That is the question that H. Sandström and M. Rahm set out answer2. They decided to simulate these azotosome cell membranes through quantum mechanical calculations. If we wish to have them self-assemble, they should be more stable than if these molecules crystallised into an ice-like solid. They used the popular density functional theory (or, DFT) method to carry out their simulations. This method is preferred for large molecules or group of molecules (such as cell membranes, proteins, and DNA/RNA), because of the lower computational times. While doing their calculations, they also took into account the presence of the methane sea. This sea can stabilise the azotosome membranes through interactions known as dispersion interactions. These interactions occur between non-polar molecules (which lack electric charge) - the molecules induce deformations in the electron clouds of the other molecule, which leads to a dispersal of charge and formation of a fleeting dipole moment. These induced charges can attract one another and enable the formation of complex structures.

They found that the cell membranes were unstable with respect to one of the crystalline phases of acrylonitrile, by about 8000 J per mole. This energy difference may seem small, but it the energy required to place one monomer into the cell membrane. If we calculate how much energy would be required for a 1000 monomers to self-assemble into a cell membrane, the energy difference would be 8 billion Joules per mole! It looks like acrylonitrile would be frozen solid rather than forming cell membranes!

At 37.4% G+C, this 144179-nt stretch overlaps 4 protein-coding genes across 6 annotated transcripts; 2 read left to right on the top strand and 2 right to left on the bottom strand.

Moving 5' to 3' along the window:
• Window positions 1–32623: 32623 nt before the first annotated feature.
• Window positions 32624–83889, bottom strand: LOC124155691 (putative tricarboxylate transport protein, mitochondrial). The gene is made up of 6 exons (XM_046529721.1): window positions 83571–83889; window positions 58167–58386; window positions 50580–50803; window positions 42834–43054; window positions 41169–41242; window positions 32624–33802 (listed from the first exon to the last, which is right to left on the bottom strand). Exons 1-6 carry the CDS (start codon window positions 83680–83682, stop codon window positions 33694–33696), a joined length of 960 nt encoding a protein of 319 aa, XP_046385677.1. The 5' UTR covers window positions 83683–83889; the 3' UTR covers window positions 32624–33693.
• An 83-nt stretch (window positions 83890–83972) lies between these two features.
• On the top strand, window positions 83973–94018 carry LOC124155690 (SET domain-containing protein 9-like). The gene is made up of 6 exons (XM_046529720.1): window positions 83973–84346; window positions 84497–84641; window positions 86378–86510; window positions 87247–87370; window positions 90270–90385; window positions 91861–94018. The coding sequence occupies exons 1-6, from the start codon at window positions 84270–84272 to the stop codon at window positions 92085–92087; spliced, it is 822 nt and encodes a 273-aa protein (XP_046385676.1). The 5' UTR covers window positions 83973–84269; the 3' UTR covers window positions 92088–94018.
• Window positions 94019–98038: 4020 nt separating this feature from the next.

But does life on Titan require cell membranes? Our “lipids-first” or “cells-first” hypotheses of life were drawn from our experiences on Earth. Assuming that these experiences will hold on other planets or moons in our Solar System, or even in exoplanets beyond, may be a horrible fallacy. Looking for life in the Universe may require us to expand our horizons, and to go beyond our experience into the land of imagination. Life on Titan is no different. Are cell membranes even required for life on Titan? They may not be, for, at the low temperatures of Titan:

  1. Life would probably be in a solid state. Thus, there is no risk of it dissolving into the liquid methane ocean, which is what it would have needed a cell membrane for.

  2. Biomolecules would be immobile, which means that the organisms would have to rely on small energetic molecules, like hydrogen, ethane or hydrogen cyanide, to diffuse through to them. Cell membranes coud come in the way of this diffusion and restrict their food source. It would also hinder the disposal of watsre, like methane or nitrogen.

  3. Only reactions with a small barrier height can occur, and these reactions cannot damage any macromolecules that may form. Thus, a cell membrane’s protection may not be required.

Of course, this is all speculation. It is up to future astrobiologists to dream up more outrageous and plausible scenarios for what kind of life could exist on Titan, and for missions, like the Dragonfly spacecraft, to verify whether life actually exists there.

Will we find aliens on Titan? Maybe, but not the kind you think 👽 !

References and Further Reading

  1. Membrane alternatives in worlds without oxygen: Creation of an azotosome, J. Stevenson, P. Clancy, J. Lunine, Sci. Adv. 1, e1400067 (2015). You can find it here. ↩︎

  2. Can polarity-inverted membranes self-assemble on Titan?, H. Sandström and M. Rahm, Sci. Adv. 6, eaax0272 (2020). You can find it here. ↩︎

Ujjwal Panda
Ujjwal Panda

I am an astrochemist and pulsar astronomer.